State Report Questions Quality of Mental Health Care Provided at Youth Authority Facilities
The California Youth Authority is not "meeting many recognized standards of care" in treating incarcerated juveniles with mental illnesses, according to a report commissioned and funded by the Attorney General's Office, the Los Angeles Times reports (Warren, Los Angeles Times, 1/28). "The vast majority of youths who have mental health needs are made worse instead of improved by the correctional environment," the report authors, University of Washington child psychologist Eric Trupin and forensic psychiatrist Raymond Patterson of Washington, D.C., said. According to the San Jose Mercury News, the report noted the following conditions at CYA facilities:
- "Inconsistent and substandard practices" in the use of psychotropic medications, including limited measurement of the medications' efficacy;
- Inappropriate use of punitive strategies, including the "overuse of chemical restraints";
- Incomplete psychiatric records; and
- Lack of coordination among mental health professionals.
A team of national experts inspected and conducted interviews at nine CYA facilities after a CYA review was commissioned last year in response to a lawsuit filed by the Prison Law Office on behalf of the wards of CYA. About 4,400 juvenile inmates ages 24 and younger are incarcerated in CYA facilities, which have an annual budget of $450 million. Studies indicate that about 65% of individuals in CYA facilities have mental illnesses and that about 85% have alcohol or substance abuse problems (De Sa, San Jose Mercury News, 1/28).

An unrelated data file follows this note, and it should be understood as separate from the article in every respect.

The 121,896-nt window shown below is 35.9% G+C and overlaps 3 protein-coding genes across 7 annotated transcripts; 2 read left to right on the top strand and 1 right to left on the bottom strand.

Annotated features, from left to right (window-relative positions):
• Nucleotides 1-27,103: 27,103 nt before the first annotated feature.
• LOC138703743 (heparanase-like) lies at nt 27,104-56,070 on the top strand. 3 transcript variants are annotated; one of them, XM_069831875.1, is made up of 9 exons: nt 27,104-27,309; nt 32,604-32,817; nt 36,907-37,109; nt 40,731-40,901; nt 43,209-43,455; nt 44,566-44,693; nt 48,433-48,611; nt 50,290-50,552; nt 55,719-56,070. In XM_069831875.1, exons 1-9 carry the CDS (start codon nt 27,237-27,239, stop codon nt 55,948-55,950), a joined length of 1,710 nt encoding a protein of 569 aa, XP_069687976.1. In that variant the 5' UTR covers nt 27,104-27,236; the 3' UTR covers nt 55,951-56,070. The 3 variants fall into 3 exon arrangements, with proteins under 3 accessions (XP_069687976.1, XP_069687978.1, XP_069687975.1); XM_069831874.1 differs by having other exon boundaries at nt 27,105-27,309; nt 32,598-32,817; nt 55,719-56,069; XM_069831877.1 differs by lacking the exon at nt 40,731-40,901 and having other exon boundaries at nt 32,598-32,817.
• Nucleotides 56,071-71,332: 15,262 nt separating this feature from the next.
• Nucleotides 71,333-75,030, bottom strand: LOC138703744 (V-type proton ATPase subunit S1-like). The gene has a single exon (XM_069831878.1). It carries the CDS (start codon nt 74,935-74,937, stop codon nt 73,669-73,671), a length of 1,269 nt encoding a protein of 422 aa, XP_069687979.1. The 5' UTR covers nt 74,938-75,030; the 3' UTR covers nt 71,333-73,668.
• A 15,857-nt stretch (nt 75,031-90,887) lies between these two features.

Sen. Gloria Romero (D-Los Angeles), chair of an oversight committee on corrections, said, "The Youth Authority has a crisis in its health care delivery, especially when it comes to meeting mental health needs" (Los Angeles Times, 1/28). CYA spokesperson Sarah Ludeman, said, "The observations of the state experts in these areas are substantially correct, and our department is reviewing each of these reports to develop a plan to correct the issues raised." California legislators on Feb. 28 are expected to conduct hearings on the problems with CYA, and the U.S. Justice Department's civil rights division is conducting an investigation on alleged abuse in the Chaderjian CYA facility in Stockton. The report on mental health issues at CYA is the first of six commissioned by the Attorney General's Office (San Jose Mercury News, 1/28).This is part of the California Healthline Daily Edition, a summary of health policy coverage from major news organizations. Sign up for an email subscription.